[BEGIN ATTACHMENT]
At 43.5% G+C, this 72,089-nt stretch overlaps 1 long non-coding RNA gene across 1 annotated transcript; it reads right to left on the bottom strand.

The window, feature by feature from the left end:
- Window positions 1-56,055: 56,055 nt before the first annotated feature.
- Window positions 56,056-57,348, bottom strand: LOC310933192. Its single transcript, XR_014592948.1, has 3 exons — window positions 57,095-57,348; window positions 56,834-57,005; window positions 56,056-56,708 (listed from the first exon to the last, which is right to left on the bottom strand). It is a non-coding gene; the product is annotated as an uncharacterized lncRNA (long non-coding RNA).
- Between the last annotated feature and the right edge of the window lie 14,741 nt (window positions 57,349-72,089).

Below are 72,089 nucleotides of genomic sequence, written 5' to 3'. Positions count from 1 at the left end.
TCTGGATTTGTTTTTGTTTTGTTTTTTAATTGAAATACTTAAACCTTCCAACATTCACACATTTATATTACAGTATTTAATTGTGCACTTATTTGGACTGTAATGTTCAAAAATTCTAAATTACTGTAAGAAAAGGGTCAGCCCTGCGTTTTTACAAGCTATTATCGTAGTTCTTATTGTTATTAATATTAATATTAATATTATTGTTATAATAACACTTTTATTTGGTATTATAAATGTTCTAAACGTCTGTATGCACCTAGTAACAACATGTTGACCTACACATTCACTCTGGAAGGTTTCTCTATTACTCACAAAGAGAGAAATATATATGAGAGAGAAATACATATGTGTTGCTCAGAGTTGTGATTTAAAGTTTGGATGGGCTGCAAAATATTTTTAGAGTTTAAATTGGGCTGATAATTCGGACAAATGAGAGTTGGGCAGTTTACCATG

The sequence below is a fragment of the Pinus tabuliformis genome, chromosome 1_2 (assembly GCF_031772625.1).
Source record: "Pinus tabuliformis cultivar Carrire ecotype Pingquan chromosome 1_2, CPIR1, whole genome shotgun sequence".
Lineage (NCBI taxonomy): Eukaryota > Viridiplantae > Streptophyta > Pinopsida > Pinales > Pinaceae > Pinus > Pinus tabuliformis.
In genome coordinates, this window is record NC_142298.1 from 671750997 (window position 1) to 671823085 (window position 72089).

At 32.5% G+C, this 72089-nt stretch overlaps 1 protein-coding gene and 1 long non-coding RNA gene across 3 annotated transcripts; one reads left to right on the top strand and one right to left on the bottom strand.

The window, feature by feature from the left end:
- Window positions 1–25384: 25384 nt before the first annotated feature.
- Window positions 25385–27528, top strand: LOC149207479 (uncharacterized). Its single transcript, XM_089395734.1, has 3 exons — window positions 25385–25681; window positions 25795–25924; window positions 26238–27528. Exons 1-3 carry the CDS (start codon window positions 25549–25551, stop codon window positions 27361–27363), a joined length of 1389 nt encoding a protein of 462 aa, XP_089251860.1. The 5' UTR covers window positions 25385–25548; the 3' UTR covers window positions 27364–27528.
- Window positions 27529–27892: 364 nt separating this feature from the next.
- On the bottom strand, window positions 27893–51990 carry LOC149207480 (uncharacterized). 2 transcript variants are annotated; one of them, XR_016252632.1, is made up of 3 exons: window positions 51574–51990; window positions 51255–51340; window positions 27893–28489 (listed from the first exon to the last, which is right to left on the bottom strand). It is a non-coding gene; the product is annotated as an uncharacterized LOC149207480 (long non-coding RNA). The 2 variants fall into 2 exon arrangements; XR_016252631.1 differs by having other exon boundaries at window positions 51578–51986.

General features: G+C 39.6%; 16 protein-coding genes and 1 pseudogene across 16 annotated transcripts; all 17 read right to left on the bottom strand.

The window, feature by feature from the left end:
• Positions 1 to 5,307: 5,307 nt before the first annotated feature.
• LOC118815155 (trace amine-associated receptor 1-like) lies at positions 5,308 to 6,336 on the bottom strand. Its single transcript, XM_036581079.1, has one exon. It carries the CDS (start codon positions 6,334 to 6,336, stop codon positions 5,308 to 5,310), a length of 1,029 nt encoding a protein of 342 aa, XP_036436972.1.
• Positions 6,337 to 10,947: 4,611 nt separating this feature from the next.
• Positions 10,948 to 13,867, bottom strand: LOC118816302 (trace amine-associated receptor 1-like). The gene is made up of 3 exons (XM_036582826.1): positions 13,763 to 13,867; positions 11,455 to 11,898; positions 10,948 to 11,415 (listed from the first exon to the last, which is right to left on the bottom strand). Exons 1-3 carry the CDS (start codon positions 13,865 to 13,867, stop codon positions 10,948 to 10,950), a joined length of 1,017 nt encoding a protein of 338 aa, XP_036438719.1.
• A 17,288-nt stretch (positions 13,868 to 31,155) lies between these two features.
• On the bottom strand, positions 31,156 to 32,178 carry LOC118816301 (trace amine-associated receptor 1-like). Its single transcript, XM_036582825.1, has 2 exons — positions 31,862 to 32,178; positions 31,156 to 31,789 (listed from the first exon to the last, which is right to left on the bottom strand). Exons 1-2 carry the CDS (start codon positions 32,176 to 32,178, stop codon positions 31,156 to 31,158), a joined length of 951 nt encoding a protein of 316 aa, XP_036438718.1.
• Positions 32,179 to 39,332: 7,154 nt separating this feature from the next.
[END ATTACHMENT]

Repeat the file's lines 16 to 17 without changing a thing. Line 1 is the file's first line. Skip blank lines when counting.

- Window positions 27529–27892: 364 nt separating this feature from the next.
- On the bottom strand, window positions 27893–51990 carry LOC149207480 (uncharacterized). 2 transcript variants are annotated; one of them, XR_016252632.1, is made up of 3 exons: window positions 51574–51990; window positions 51255–51340; window positions 27893–28489 (listed from the first exon to the last, which is right to left on the bottom strand). It is a non-coding gene; the product is annotated as an uncharacterized LOC149207480 (long non-coding RNA). The 2 variants fall into 2 exon arrangements; XR_016252631.1 differs by having other exon boundaries at window positions 51578–51986.